Doing as they please
Sir — Perhaps we should stop thanking our stars and begin thanking the astrologers and numerologists interpreting them for the changes coming over J. Jayalalithaa and her confidante, Sassikala (“Jaya hitches wagon to stars”, Oct 3). It is strange that these men should have emerged the spin doctors for Amma. Yet, there is no doubt that the moves are doing wonders to the puratchi thalaivi’s public image. Apart from her social work inside the state which range from annadaan in temples to rescuing married girls from being extradited, Jayalalithaa’s current politics is shrewdly cut out to raise her national weightage — the anti-Sonia Gandhi tirade, the revival of the Cauvery water issue or the return of the Tansi land. All of it could not have been dictated by astrology. And yet, the fact that one of the most astute politicians in India lends herself to the suggestions of male astrologers, feeds into the popular imagination of the vulnerability of the female politician.
S. Balakrishnan, CalcuttaDangerous choice
Sir — Though urban Indians have voted terrorism as the biggest problem facing the country, the reality is quite different (“Living dangerously”, Sept 29). The evils emanating from unemployment, corruption and poverty outweigh the threat from terrorism. While a single terrorist act may exterminate a dozen lives immediately, the other factors kill millions of Indians everyday, psychologically, if not physically. Cases like Tehmina Khatoon’s, where students get victimized for their religion, or the examiner’s callousness which result in thousands of erroneous marksheets as in this year’s Madhyamik examination, or examples like Bhuvaneswari Devi of Madhya Pradesh, which show how women are subjected to sexual humiliation by local authorities, are more spine-chilling than terrorist acts. Urban middle class, untouched by hunger, and drunk in patriotism, are oblivious to the ills that bother the majority of the populace.
The Indian state, quite cleverly, is giving wide publicity to the Kashmir imbroglio and terrorism in order to divert public attention from its failure to solve the more basic problems. The middle classes may dance to the tune of the government and accuse Pakistan of fomenting trouble in India, but the millions of have-nots are the least perturbed by the so-called threat to internal security. The media, instead of giving in to this hypocrisy of the political class, should expose it.
Kajal Chatterjee, Sodepur
Sir — People who die in accidents, or from hunger far outnumber those killed by terrorist acts. It is the sensationalist press in India which blows the latter out of proportion. They unknowingly become an auxiliary weapon of the terrorists. As Major General Afsar Karim observes in “Living dangerously”, terrorism has a passion for theatrics. Its main targets are the people who watch others being killed. The media coverage of terrorism is an inseparable part of the whole show. Together, they create an industry of horror. In fact terrorism has proved to be an asset for the media which give them a broad audience, and assure them cash flow. The promotion of terrorism by the mass media of India is no different from their promotion of any popular brand of toothpaste or car.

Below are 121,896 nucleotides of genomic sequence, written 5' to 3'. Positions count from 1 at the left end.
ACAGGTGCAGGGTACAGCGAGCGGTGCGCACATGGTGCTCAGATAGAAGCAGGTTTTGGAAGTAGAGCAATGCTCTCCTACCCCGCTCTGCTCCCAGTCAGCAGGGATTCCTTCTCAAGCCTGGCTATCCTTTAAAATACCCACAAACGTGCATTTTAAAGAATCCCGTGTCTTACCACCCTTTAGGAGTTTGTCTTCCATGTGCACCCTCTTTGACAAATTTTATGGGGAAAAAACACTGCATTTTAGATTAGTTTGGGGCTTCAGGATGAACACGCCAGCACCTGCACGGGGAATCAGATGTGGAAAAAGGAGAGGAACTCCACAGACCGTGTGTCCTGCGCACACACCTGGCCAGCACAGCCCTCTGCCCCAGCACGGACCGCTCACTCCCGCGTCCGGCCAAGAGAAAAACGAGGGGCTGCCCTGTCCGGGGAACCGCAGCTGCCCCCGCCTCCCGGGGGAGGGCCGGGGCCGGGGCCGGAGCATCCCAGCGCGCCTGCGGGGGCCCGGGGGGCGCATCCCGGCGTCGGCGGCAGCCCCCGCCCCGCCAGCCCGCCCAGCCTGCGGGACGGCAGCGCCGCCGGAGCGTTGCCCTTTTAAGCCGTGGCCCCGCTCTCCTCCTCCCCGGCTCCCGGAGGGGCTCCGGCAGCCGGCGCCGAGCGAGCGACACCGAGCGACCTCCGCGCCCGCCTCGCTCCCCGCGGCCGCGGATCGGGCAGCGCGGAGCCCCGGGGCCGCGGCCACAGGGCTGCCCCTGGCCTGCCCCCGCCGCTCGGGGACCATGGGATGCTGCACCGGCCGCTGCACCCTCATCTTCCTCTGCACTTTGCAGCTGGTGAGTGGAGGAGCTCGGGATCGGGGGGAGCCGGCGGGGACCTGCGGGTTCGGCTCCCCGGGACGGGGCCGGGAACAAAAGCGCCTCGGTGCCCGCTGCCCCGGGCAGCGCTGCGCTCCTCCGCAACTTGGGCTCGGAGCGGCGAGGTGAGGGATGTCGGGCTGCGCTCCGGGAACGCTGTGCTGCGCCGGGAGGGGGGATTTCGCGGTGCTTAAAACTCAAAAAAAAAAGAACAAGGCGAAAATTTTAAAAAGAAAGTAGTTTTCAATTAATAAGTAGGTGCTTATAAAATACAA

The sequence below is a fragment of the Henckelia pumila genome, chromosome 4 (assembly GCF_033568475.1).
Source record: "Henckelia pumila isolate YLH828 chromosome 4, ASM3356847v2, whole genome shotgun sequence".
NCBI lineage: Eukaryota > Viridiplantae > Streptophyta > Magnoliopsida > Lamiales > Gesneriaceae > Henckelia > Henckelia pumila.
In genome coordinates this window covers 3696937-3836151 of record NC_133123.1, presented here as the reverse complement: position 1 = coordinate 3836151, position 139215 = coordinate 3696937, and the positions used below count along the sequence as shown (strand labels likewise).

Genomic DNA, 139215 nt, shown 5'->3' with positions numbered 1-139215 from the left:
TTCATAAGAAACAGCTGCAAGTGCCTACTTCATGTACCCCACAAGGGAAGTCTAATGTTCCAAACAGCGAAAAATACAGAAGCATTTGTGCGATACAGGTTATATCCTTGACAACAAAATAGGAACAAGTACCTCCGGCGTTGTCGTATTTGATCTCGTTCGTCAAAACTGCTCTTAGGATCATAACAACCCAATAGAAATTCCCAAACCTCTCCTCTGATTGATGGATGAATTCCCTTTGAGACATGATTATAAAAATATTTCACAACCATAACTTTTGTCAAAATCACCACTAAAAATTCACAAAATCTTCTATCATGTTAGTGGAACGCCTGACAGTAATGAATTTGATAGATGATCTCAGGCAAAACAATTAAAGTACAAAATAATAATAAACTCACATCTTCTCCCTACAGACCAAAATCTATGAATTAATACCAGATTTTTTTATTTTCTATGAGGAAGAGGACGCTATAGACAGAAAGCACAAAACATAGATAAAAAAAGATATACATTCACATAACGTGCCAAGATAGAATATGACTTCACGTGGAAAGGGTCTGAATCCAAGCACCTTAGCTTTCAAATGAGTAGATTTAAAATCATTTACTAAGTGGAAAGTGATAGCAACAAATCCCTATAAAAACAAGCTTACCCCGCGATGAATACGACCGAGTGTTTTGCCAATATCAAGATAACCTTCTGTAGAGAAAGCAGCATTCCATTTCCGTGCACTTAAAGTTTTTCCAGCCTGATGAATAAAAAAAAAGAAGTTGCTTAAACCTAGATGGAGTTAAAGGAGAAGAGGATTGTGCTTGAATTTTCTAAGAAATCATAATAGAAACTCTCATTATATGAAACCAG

Today, both the print and the electronic media try to beat each other in the competition to procure information from relatives and neighbours of terrorists (witness the Abu Salem coverage), or to stun the audience with the most graphic shots of the events, (front page picture of the slain terrorist on The Telegraph, Sept 26). All these together make terrorism an inalienable aspect of social life today. But if we can cut out the publicity, we can also cut down a substantial portion of the phenomenon. Unfortunately, the right of the people to know will be most vigorously defended by the media. Hence the more important subjects of roti and kapda will continue to be stifled by the booming guns.
Surajit Basak, Calcutta
Sir — Bishakha De Sarkar writes in “Living dangerously” that the Bollywood villain reflects popular thought. Bollywood is also shaping the mindset of Indians and making them believe that violence alone can bring them justice. The Gallup International-TNS Mode poll also reveals that urban Indians (92 per cent) have more faith in the army than in either the government or Parliament. It is also not surprising that India’s belief in the foreign policy of the United States of America (34 per cent) should outweigh the world percentage (29 per cent) and even that of the United Kingdom (30 per cent). Interestingly, while the Americans are the ones resorting to the military option, around 85 per cent of Indians believe that military force is the most effective way to curb terrorism compared to a meagre 59 per cent Americans.
Sujit De, Sodepur
Sir — Terrorism is today seen as the biggest threat because the state projects it to be so. The American media for one feeds this fear deliberately in complicity with the state apparatus. It does not take much intelligence to fathom that the root of all evil is the lack of proper education. If fidayeens are the product of perverse education, then the right education taken to the right people can solve the problem.
Ankan Ghosh, Calcutta
Sir — The best response to terrorism is aggression. India has been fighting an undeclared war against militants for the last two decades, but has not been aggressive enough in its action. Even now, the state seems to be waiting for some signal to take a bold stand. Yet we are making a big mistake if we wait for the US or the UK to give us the nod. We have to fight our own war ourselves. And now is the time to do some muscle-flexing.
Md Imran Khan, Bokaro